When cats consume buttermilk, they’ll probably experience gastrointestinal complaints within 12 hours. These include abdominal pain, diarrhea, and sometimes vomiting.
If your cat is a kitten or one of the rare adult cats that aren’t lactose intolerant, they likely won’t experience any problems.
What To Give Cats in Place of Buttermilk
Cat owners often feel frustrated when they realize that their cat loves dairy products (including buttermilk), but dairy should be avoided since most cats are lactose intolerant.
The good news is that there are some lactose-free alternatives to buttermilk. Watch this YouTube video to find out what milk is good for your cat according to a veterinarian:
You could make your own lactose-free buttermilk by mixing one cup of lactose-free milk with one teaspoon of lemon juice or white vinegar. Ensure that the ingredients are combined well by stirring the mixture for a few minutes.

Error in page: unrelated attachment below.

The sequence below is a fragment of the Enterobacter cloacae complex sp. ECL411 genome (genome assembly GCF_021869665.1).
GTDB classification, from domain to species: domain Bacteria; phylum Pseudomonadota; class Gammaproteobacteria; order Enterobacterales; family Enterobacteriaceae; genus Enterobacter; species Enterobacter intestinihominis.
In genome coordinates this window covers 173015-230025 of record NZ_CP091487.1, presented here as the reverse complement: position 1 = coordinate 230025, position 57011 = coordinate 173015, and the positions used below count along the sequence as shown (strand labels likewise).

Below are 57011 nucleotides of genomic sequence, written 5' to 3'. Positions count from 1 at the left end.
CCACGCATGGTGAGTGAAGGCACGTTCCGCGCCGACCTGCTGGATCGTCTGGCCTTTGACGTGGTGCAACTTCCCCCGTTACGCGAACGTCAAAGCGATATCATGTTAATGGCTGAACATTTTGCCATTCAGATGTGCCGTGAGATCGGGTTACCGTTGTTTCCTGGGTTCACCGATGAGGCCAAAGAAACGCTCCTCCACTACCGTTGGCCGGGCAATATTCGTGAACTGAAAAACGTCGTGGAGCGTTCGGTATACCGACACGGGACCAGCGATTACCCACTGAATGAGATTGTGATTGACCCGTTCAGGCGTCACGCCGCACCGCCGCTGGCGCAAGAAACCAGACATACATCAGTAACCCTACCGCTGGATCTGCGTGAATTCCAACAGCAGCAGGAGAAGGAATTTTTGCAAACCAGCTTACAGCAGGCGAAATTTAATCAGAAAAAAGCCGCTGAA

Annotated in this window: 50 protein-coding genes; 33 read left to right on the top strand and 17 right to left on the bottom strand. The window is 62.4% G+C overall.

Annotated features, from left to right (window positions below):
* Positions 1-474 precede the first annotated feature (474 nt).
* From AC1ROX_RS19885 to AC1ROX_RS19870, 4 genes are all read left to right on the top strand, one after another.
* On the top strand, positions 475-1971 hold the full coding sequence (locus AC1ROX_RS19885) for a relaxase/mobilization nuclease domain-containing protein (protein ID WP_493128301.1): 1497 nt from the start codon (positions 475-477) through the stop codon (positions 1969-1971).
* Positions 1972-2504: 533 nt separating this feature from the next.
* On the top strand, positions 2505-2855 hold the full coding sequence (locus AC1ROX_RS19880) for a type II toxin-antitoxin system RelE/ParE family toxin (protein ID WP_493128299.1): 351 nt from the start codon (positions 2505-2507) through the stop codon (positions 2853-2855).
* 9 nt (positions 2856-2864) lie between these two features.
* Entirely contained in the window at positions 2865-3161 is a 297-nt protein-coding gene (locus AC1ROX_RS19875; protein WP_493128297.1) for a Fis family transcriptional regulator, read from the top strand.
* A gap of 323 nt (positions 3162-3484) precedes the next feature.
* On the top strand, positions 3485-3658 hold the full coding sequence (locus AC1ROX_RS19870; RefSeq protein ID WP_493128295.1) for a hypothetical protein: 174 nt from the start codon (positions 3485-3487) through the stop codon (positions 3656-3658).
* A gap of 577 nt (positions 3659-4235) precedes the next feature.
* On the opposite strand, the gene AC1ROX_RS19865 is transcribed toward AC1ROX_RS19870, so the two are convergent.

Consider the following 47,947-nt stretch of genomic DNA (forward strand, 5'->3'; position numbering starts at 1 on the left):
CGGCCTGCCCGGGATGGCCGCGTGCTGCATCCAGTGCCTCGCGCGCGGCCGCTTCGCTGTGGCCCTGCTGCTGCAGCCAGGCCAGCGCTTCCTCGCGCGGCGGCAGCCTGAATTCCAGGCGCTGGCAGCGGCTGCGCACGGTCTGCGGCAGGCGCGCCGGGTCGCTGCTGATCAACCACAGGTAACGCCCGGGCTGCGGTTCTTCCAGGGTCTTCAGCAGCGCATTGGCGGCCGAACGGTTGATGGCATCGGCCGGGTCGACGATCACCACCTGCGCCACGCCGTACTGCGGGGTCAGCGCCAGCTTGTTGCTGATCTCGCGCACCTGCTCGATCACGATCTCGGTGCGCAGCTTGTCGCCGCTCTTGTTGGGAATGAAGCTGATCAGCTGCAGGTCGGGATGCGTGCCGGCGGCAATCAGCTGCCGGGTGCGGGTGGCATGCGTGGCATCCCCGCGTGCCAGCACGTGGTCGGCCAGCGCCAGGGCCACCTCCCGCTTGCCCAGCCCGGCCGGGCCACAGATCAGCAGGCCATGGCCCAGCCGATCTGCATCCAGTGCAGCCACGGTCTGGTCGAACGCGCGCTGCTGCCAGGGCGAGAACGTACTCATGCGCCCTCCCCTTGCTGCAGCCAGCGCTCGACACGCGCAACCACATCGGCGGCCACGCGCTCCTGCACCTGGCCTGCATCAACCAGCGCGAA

After leaving it to stand for ten minutes, you’ll have a good buttermilk substitute that is safe for your cat to drink.
Many cat food manufacturers now produce a range of lactose-free milk, especially for cats. These products are perfectly fine to give to your cat for an occasional treat. You can find these products for sale in most pet stores and grocery stores.
Even though lactose-free buttermilk and cat milk products are safe for cats, most vets recommend giving them to cats only on rare occasions or not at all.
If you’ve been giving your cat buttermilk as a treat, consider swapping out the treat in favor of a healthier alternative. There are many nutritious cat treats available that are not only delicious to cats but are completely safe for cats to consume.